Wichita State's 70-66 upset of Ohio State in the West Regional final in Los Angeles was an hour in the books when Carl Hall, the Shockers' begoggled 6'8" senior forward, stopped midstride in a Staples Center corridor and realized he was missing something. "I need a hat!" he yelled as he pivoted toward the court. "Me too!" cried 6'8" junior forward Cleanthony Early as he hobbled after Hall on a sprained left ankle, with a yellow-and-black shoe on his right foot, Hall's shower slipper on his left and a bag of ice dangling from his left hand. Senior guard Malcolm Armstead was already wearing one of the black hats that had CHAMPIONS next to a Final Four Atlanta logo, but he trailed after them out of habit, bouncing the game ball he hadn't let out of his sight since the final buzzer. "We're like brothers, so we do everything together," Armstead, the West's Most Outstanding Player, said between dribbles. "Even when we really don't know where we're going."
At least Armstead and his brothers are clear about their next destination. After their bold beatdown of the Big Ten tournament champs, the ninth-seeded Shockers, the surprise survivors of a ravaged West region that saw its one, three, four, five and seven seeds all get booted in the first weekend, are headed, as the hat says, to Atlanta. Their Final Four berth, the school's first since 1965, isn't 11-seed-George-Mason-in-2006 mind-blowing, nor is it First-Four-to-Final-Four-VCU-in-2011 absurd. But it's close. The Shockers, who had lost five seniors, four starters and 75% of their scoring from last year's team, had been picked to finish fourth in the Missouri Valley Conference—and that was before they lost four starters to injuries, one for the season and three for multiple games. After dropping six games in the second half of the season, including the MVC tournament final to Creighton, they had sweated out even getting an NCAA bid. A deep March run was so unlikely that coach Gregg Marshall had made plans to skip the Final Four—for just the second time in his 28-year coaching career—and take his wife, Lynn, and 16-year-old son, Kellen, to Kansas City to watch his 13-year-old daughter, Maggie, play in a volleyball tournament. Yet there was Marshall atop a ladder on the Staples Center court last Saturday holding four fingers, then two, then one, out to a sea of delirious yellow-clad fans. They caught on, chanting, "Four! Two! One!"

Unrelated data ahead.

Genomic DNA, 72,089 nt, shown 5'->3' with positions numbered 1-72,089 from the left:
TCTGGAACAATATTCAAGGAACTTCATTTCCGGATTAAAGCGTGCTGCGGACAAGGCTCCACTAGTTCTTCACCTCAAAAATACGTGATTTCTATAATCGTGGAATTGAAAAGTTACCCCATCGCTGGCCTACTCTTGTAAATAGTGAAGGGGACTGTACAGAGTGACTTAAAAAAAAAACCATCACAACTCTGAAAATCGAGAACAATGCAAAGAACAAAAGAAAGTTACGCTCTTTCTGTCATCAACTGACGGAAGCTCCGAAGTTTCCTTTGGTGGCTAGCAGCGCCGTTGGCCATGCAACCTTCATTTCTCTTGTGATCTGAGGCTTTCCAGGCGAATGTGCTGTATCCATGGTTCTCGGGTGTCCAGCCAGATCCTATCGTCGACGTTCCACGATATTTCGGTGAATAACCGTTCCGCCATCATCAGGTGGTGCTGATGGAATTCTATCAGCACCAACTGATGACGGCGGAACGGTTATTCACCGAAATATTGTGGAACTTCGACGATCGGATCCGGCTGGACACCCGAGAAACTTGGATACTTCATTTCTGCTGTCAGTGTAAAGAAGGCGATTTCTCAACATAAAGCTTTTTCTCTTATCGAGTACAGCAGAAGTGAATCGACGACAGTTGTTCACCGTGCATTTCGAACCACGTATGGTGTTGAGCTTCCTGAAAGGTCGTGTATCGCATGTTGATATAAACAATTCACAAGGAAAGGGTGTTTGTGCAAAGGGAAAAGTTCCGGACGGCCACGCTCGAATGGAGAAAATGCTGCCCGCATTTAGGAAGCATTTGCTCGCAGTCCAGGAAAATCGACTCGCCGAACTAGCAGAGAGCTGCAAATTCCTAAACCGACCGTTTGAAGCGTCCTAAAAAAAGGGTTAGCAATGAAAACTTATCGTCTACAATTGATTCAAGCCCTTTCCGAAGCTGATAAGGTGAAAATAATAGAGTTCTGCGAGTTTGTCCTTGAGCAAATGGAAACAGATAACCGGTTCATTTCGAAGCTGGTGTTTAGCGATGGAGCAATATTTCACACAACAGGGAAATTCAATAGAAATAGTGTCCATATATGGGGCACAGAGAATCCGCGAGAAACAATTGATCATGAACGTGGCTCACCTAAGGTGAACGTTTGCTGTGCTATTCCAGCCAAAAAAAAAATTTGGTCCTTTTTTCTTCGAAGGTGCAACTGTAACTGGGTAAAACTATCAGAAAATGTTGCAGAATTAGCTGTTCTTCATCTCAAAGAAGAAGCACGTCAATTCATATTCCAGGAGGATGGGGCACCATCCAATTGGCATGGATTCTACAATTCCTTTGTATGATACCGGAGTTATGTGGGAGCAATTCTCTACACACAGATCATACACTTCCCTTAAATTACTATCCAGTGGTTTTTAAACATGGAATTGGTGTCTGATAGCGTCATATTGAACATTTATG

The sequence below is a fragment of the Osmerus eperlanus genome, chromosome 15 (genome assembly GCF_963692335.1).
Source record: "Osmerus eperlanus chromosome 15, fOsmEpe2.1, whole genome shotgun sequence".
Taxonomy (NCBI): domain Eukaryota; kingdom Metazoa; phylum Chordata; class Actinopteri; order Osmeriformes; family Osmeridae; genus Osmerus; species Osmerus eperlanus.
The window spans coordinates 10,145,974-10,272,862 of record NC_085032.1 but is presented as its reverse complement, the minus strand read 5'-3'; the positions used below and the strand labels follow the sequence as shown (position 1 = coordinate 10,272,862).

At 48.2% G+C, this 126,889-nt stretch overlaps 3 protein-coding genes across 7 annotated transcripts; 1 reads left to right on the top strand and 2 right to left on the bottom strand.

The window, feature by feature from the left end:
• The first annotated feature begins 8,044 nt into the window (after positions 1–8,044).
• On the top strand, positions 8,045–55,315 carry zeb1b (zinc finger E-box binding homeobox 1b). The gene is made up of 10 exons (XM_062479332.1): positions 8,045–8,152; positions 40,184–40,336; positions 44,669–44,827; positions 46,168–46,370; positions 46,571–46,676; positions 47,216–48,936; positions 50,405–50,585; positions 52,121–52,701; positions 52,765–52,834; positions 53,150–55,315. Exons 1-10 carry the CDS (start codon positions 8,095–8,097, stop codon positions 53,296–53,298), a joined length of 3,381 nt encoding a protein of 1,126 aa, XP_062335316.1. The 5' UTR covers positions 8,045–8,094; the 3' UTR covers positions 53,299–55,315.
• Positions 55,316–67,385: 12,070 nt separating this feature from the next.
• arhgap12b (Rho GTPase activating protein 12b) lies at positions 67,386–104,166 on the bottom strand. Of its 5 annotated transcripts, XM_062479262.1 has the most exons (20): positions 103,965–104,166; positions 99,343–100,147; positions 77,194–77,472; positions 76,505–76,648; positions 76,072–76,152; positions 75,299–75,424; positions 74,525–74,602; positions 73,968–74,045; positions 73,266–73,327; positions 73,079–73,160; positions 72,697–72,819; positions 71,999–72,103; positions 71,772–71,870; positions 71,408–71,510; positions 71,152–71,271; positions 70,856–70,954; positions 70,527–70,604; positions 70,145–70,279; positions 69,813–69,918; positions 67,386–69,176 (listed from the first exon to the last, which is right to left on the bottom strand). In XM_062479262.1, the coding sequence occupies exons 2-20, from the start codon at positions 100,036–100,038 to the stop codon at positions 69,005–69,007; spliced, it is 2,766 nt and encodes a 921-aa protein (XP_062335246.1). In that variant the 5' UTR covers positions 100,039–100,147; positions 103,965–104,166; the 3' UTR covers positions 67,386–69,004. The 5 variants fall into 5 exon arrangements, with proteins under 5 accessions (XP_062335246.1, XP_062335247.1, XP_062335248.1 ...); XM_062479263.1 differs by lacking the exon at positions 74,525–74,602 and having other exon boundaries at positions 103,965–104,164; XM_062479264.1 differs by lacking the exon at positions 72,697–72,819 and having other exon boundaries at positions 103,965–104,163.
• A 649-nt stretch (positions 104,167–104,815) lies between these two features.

Could the Shockers be the last team standing on Monday night? They won't be the odds-on favorite, let alone the sentimental favorite, in their Saturday match-up with top-seeded Louisville, which overcame guard Kevin Ware's ghastly leg injury to beat Duke for the Midwest Regional berth. But Wichita State's unheralded underdogs have thrived in the face of what had been national indifference. Inspired by Marshall's tournament-long directive to "play angry," the Shockers dismissed No. 13 seed LaSalle and its speedy four-guard offense last Thursday 72--58. Then they manhandled the bigger Buckeyes from the jump, frustrating Aaron Craft's forays into the paint with multiple defenders, including Hall, who had six blocks, and holding star forward DeShaun Thomas to 0 of 5 shooting in the first five minutes and his team to 24.2% in the first half. Wichita State extended a 13-point halftime lead to 20 before the Buckeyes made a late charge to whittle the margin to three with 2:48 to go. But even in the face of such a seismic momentum shift, the Shockers stayed together. Fred Van Vleet, a freshman point guard who had ably spelled the foul-plagued Armstead, lofted a shot that bounced three times on the rim before dropping to stretch the lead to six with a minute to go. After leaping in the air to chest bump his teammates when the buzzer sounded, Early, one of four Shockers in double figures, found Marshall in the throng and wrapped him in a lingering bear hug.
A few minutes later Early stood at midcourt as his teammates snipped the net, happy but not nearly as euphoric as he had been the previous Saturday after a 76-70 conquest of No. 1 seed Gonzaga. He had sat in the midst of the delirium of the locker room in Salt Lake City's EnergySolutions Arena imitating Dick Vitale: "The Shockers are going to shock the nation, Baby!"